Leave out all words after “ That “, insert “ The Senate declines to give the bill a second reading as, in the absence of arrangements for a poll of wool-growers in relation to an orderly marketing plan, the proposals increase the contribution by the wool-grower for promotion purposes greatly above a rate equivalent to 10s. per bale and fail to the extent of IDs. per bale to match the wool-growers’ contribution with a Government contribution “.
– The word “that” appears a number of times in the bill. Which particular “ that “ do you mean? It is customary to mention the line and the page.
– If the honorable senator will refer to the original motion, he will see that it is -
That the bill be now read a second time.
My amendment refers to the first word in that motion. We propose that all subsequent words be left out and that the other words in my amendment be inserted.
– Why not follow the old custom and mention the particular line on the page?
– The Australian Labour Party is a progressive party. It does not like following old customs. Its mind is forward and future looking and outward thrusting. That is the answer to the honorable senator’s question.
– I rise to support the bill and in the few moments that I have available to-night I advise the Senate that the Leader of the Opposition (Senator McKenna), in moving his amendment, seeks to kill a bill which the Government has brought down at the request of the Australian woolgrowers. The Leader of the Opposition, on behalf of the Australian Labour Party, has proposed an amendment which, if carried, will mean that the bill will not go forward. In that event, the wool-growers’ request for some system of promotion in Australia and throughout the world to enable them to obtain a greater price for their commodity will be refused. That is what the amendment means. We should have to start all over again.
The PRESIDENT (Senator the Hon. Sir Alister McMullin). - Order! In conformity with the sessional order relating to the adjournment of the Senate, I formally put the question -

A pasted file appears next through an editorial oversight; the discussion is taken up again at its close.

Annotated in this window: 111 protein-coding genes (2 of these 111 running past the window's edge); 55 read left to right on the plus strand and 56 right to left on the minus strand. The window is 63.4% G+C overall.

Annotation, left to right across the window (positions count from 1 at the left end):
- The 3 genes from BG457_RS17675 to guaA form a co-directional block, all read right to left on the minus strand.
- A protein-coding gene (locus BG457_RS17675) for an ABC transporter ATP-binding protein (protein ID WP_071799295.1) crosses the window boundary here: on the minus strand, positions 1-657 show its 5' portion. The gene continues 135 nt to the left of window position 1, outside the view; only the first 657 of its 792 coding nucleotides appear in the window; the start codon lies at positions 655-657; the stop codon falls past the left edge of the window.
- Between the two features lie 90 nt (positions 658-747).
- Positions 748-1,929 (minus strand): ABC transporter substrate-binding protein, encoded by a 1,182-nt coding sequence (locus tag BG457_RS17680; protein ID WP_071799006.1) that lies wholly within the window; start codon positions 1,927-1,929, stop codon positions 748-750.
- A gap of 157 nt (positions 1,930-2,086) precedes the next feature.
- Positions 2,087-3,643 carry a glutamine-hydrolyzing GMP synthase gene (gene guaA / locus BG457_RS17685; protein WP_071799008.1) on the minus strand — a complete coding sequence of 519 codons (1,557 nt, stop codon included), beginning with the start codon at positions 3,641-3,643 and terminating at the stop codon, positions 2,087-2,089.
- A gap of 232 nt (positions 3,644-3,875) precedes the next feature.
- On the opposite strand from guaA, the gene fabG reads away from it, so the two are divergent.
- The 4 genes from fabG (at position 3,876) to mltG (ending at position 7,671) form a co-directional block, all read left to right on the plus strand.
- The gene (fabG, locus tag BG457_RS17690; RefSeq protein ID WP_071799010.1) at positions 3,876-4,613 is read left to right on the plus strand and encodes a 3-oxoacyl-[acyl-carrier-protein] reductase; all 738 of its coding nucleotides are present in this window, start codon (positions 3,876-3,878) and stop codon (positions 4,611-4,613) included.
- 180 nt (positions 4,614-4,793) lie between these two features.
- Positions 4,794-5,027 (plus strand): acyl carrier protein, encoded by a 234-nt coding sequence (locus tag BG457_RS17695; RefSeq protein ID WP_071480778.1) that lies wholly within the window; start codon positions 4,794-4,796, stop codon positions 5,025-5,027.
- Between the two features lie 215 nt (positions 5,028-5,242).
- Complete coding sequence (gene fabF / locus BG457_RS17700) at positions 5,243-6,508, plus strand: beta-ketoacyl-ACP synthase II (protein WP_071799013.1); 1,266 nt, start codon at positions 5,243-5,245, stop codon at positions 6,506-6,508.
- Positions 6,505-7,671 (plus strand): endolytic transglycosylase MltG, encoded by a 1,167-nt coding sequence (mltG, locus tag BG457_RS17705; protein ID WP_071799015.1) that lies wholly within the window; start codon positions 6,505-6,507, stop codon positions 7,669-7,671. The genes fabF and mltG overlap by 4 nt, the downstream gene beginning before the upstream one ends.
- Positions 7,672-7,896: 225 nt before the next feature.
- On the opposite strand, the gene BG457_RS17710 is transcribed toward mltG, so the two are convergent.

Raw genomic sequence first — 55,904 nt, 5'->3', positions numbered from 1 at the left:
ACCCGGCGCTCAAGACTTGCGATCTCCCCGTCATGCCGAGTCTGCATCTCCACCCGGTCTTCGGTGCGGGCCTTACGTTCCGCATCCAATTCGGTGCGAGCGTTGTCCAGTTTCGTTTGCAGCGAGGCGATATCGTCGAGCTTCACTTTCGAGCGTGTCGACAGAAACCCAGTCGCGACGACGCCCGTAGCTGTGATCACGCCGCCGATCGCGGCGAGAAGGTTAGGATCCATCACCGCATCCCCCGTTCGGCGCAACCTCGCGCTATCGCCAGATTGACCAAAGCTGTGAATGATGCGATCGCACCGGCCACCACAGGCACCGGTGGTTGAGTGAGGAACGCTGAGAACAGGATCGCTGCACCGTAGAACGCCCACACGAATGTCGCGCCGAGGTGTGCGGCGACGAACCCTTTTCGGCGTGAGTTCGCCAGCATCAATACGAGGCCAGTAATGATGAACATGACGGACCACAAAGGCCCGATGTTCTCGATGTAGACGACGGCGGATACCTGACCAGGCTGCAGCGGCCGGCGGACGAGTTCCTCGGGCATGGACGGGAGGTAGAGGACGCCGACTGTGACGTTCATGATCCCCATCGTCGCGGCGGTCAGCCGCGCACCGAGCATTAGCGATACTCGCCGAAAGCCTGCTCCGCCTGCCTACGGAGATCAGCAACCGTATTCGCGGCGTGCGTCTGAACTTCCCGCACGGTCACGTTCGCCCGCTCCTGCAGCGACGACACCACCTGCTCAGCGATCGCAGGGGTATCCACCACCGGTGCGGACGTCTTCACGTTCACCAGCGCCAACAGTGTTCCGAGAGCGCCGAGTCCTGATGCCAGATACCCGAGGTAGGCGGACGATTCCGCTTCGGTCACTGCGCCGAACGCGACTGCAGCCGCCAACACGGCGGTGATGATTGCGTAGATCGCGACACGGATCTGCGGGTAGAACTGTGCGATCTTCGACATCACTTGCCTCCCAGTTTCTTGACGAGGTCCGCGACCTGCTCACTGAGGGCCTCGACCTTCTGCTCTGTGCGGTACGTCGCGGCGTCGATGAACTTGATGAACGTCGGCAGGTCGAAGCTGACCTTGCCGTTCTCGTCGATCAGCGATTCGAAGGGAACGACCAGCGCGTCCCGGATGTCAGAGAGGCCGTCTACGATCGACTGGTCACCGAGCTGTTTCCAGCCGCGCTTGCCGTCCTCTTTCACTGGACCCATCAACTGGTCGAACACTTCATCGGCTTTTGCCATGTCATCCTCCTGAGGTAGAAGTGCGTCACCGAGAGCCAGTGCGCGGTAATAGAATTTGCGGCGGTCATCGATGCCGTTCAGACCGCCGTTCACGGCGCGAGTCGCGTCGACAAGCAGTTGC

That the Senate do now adjourn.
– I should like to detain the Senate for a few minutes to discuss the migration of Poles to Australia. Great difficulties are experienced by Polish migrants and their nominators. Except in the case of approximately 1 per cent, of these migrants who are permitted to pay their fares in Polish currency, the fares of nominated Poles are paid for in Australian currency by the nominators, with the result that when the migrants arrive with their families they already have a burden of debt around their necks. Naturally, they are not allowed to bring money out of Poland.
I do not think this matter falls within the administration of the Department of Immigration. Rather do I think it comes under the administration of the Department of External Affairs or the Department of the Treasury. The difficulties experienced by the nominator are very pronounced. The nominator not only pays the migrant’s fare in Australian currency, hoping of course to be paid back at some time in the future, but also has to give a guarantee to the Polish Embassy in Warsaw, through the British representative in that city that, if the migrant does not wish to remain in Australia he will pay the fare of the migrant and his family back to Poland. This arrangement is preventing a great number of people from bringing out their relatives from Poland. One gentleman desired to bring out his cousin, his wife and two children. The result is that he will be held responsible for the payment of a sum of approximately £1,400.